A new report from the World Economic Forum (WEF) has found that the coronavirus epidemic has widened the gender gap by a generation and will lead to a concerted effort by policymakers around the world to stop it, according to a new report from the World Economic Forum (WEF).
Based on the current trajectory, women will have to wait another 135..6 years to achieve overall equality with men – from 99.5 years in 2020. The report also examines gender gaps in economic participation and opportunities, educational attainment, health and survival, and political empowerment.
Sadia Zahidi, managing director of the WEF, told Al Jazeera, “It is possible to achieve equality in our lifetime, but only if leaders are committed to meaningful steps and goals immediately.”
The Global Gender Gap Index report found that the political gender gap is expected to close in 145.5 years. In the 156 countries examined in the report, only 2.1.1 percent of the parliamentary seats are held by women, and only 22.6 percent of government ministers are women. More than half of the countries in the report – 71 – have never had a woman head of state.
Economically, the index found that it would take 267.6 years to bridge the gender divide, and that in some cases progress could make the epidemic – which the report’s data does not yet fully reflect – more likely to restore parity. While the number of female skilled professionals continues to grow, progress has still been slowed due to the wage gap and the lack of women in senior and managed positions.
The WEF’s index, now in its 15th year, uses the 0-to-100 scale. The score reflects the percentage of closed gender gaps.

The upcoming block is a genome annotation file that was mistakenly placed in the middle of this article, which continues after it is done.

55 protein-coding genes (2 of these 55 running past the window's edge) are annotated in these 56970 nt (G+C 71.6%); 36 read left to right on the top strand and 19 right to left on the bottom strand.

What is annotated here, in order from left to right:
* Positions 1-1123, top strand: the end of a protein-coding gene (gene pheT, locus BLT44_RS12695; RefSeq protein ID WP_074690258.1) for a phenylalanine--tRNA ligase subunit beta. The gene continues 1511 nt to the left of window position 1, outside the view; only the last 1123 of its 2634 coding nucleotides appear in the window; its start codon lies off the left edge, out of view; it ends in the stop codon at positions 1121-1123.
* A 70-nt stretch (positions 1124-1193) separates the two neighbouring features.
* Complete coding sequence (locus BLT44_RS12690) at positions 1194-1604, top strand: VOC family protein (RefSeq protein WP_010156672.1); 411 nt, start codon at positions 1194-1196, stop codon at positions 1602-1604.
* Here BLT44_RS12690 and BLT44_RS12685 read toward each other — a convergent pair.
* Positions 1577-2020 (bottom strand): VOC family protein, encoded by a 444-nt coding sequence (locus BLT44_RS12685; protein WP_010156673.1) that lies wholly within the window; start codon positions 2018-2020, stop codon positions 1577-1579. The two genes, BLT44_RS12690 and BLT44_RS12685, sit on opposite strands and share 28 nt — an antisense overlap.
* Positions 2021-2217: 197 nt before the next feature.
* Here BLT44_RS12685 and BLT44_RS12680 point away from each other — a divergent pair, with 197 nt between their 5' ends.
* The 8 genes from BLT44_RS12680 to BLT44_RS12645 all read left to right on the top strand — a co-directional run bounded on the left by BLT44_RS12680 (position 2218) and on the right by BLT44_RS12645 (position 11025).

The Middle East and North Africa region (39.1 percent) has the highest persistence of the gender gap, the WEF found. South Asia (.32.3 percent) is the second lowest performer, in stark contrast to last year.
Northern European countries continued to perform well, with Iceland (89.2 per cent), Finland (86.1 per cent) and Norway (84.9 per cent) leading the way in bridging the gender gap.
According to the WEF, Linguania, Serbia, Timor-Leste, Togo and the United Arab Emirates have narrowed their sex systems by at least 4.4 percentage points or more.
More good news: Gender gaps in education and health are closing.
Forty-seven countries have reached gender equality in education, but still, it will take about 14.2 years to completely close this divide, the WEF said. In terms of health, more than 95 percent of the gender gap has closed.
The COVID-19 crisis has reversed the year’s progress in women’s economic and political participation and widened the pre-existing gender gap.
According to the International Labor Organization, five percent of all working women have lost their jobs or income, compared to 3.9 percent of working women.
As lockdowns and restrictions spread around the world, women found themselves in a balance between professional work and childcare and housework responsibilities – tasks that fell abnormally on them.
Zahidi told Al Jazeera: “The Covid-19 epidemic has created a new barrier for women on the path to gender equality.
The WEF’s findings show that women are more likely to lose their jobs if they work in the sector most affected by the epidemic, they are off “tomorrow’s jobs”.
Coronavirus epidemics have accelerated towards automation and digitization. In cloud computing, however, women make up only 14 percent of the workforce; 20 percent in engineering; 32 percent in data and artificial intelligence, according to the WF
As countries move forward with the passage of COVID-19 relief packages, governments and the private sector will need to include gender-equality elements in their recovery plans and policies.
The key issue is a public-private partnership, WEF argues. Investing in fair access to care leave for both men and women is important to reduce the gender system. Women should also have equal access to mid-level professional refresher training as businesses ensure fair recruitment and promotion policies.
“We know where the solutions are,” Zahidi said. “Now is the time to embed gender equality by designing recovery.”